Not long ago, the Netherlands was a “model” economy, says Economist.com’s Charlemagne blog. But in the past few years it has fallen from grace into “a morass of recession and budget deficits”. This is due not to excessive public debt – at 75% of GDP, government debt is below the eurozone’s 96% average – but to the hangover from a huge pre-crash housing bubble. The mortgage binge left the Dutch with the euro bloc’s highest household debt, worth 110% of GDP. As house prices have plummeted, shaken households – 16% of whom are underwater on their mortgages – have cut back on their spending.
The ongoing deleveraging in the domestic economy has negated reasonable export growth, causing a long recession. GDP has shrunk 3.5% since 2008 and is unlikely to exceed its pre-crunchpeak until 2017. Meanwhile, ongoing austerity to squeeze the budget deficit below the eurozone limit of 3% of GDP has undermined confidence and growth further, and thus become self-defeating. No wonder credit-ratings agency Standard & Poor’s has stripped the Netherlands of its top-notch triple-A rating.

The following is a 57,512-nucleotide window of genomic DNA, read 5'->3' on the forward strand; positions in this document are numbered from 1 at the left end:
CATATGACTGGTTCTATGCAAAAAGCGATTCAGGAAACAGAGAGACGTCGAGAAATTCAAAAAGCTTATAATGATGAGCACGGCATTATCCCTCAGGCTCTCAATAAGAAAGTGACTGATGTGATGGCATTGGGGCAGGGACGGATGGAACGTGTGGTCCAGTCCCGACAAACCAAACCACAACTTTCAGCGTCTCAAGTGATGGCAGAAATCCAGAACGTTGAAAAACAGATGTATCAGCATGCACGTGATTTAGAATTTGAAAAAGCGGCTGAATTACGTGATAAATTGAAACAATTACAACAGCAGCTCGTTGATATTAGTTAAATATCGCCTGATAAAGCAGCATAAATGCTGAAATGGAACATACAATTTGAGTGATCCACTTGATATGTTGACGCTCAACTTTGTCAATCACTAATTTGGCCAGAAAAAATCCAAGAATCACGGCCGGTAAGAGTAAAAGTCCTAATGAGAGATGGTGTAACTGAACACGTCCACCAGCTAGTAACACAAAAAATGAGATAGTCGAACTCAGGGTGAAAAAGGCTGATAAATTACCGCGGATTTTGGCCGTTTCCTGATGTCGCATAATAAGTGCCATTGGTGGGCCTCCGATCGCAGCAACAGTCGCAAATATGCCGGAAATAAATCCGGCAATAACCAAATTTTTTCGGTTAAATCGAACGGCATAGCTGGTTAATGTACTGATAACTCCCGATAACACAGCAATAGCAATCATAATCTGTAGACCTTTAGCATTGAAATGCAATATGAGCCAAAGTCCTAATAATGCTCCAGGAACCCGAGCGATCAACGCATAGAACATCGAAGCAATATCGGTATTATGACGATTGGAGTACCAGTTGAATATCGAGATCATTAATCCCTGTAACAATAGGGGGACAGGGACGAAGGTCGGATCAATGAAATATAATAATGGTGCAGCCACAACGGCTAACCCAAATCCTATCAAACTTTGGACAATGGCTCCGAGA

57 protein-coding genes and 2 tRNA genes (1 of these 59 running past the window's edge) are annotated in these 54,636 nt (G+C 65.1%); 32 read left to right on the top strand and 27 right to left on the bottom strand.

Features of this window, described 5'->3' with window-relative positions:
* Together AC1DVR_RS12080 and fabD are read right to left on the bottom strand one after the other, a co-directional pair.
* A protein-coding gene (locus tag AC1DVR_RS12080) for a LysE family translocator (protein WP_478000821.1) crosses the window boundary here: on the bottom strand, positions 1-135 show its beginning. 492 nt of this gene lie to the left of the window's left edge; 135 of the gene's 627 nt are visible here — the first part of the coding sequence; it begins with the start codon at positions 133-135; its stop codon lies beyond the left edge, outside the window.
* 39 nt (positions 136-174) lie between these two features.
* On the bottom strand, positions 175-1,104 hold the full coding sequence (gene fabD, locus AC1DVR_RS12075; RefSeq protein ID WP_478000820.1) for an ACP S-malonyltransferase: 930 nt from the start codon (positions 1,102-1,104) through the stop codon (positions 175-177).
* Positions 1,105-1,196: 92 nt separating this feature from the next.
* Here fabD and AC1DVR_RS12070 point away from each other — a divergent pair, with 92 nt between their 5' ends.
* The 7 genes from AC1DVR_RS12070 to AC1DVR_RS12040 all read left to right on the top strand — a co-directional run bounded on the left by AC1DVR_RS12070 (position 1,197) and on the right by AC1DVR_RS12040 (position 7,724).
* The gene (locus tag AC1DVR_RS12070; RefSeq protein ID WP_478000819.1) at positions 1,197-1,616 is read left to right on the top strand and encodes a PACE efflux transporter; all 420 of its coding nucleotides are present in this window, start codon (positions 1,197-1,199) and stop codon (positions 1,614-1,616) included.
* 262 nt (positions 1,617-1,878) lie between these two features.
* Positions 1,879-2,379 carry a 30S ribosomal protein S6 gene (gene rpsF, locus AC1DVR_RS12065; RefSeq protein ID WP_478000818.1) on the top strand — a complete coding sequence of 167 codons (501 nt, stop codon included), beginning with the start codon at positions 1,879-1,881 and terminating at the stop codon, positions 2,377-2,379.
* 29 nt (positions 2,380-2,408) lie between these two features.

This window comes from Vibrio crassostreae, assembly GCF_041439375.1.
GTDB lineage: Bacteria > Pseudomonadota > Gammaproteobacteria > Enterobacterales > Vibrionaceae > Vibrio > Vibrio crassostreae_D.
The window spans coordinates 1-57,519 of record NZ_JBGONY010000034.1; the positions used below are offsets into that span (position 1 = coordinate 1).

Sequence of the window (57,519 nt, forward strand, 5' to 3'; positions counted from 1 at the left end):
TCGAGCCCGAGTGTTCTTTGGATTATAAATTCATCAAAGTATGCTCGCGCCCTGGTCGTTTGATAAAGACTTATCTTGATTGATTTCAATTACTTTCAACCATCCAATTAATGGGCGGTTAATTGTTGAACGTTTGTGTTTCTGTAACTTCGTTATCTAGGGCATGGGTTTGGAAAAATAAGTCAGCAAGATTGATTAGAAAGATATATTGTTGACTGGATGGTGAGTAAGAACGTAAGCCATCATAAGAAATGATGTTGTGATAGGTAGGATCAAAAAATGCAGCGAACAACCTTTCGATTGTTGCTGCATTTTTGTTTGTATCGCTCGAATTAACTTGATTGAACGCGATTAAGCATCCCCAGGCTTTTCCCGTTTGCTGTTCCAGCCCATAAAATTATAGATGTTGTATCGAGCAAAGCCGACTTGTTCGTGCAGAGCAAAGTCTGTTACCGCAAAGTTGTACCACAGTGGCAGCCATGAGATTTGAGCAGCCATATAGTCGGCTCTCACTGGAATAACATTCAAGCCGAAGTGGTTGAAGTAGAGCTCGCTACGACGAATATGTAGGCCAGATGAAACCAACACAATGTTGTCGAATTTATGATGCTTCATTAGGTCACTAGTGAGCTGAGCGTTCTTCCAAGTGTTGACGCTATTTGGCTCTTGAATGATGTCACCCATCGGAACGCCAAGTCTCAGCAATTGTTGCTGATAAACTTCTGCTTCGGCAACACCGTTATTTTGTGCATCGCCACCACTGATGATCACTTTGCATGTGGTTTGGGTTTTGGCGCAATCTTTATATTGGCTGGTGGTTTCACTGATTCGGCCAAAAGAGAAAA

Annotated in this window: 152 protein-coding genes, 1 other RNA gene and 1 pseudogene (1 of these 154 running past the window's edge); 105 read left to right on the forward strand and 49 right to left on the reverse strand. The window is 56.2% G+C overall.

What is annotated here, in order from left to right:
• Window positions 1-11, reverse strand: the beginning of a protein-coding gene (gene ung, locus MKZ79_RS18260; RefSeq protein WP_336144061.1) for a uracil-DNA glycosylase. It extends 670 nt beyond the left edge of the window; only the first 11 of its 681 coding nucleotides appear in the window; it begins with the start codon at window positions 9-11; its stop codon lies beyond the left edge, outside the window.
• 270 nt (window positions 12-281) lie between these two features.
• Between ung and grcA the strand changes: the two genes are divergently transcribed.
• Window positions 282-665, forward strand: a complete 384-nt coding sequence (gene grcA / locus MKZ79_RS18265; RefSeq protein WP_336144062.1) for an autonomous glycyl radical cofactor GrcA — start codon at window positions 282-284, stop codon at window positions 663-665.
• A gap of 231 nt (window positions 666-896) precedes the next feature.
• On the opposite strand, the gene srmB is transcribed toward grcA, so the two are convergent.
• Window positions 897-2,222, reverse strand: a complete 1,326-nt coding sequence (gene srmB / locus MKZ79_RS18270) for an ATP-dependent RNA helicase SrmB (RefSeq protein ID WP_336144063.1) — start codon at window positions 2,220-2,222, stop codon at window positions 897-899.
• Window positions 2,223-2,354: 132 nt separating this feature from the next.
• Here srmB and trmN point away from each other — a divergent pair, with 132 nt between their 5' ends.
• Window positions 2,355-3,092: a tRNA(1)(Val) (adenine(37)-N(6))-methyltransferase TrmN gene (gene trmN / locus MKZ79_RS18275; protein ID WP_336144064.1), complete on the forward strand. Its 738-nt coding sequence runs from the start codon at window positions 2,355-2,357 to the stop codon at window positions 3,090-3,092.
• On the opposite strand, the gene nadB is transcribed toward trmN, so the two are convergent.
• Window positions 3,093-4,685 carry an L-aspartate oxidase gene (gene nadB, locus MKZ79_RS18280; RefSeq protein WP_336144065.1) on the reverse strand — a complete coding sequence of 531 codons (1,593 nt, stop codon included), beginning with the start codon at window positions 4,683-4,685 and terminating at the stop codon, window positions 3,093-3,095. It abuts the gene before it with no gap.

The worst may now be over, says Viktoria Dendrinou on Breakingviews. Property prices are bottoming out; GDP rose by 0.1% in the third quarter, the first positive result in six quarters; and unemployment has edged down since hitting 9% earlier this year. But the Netherlands faces a long slog. And its travails are a reminder that we can’t count on robust growth in northern Europe to pull the debt-ridden periphery out of the mire.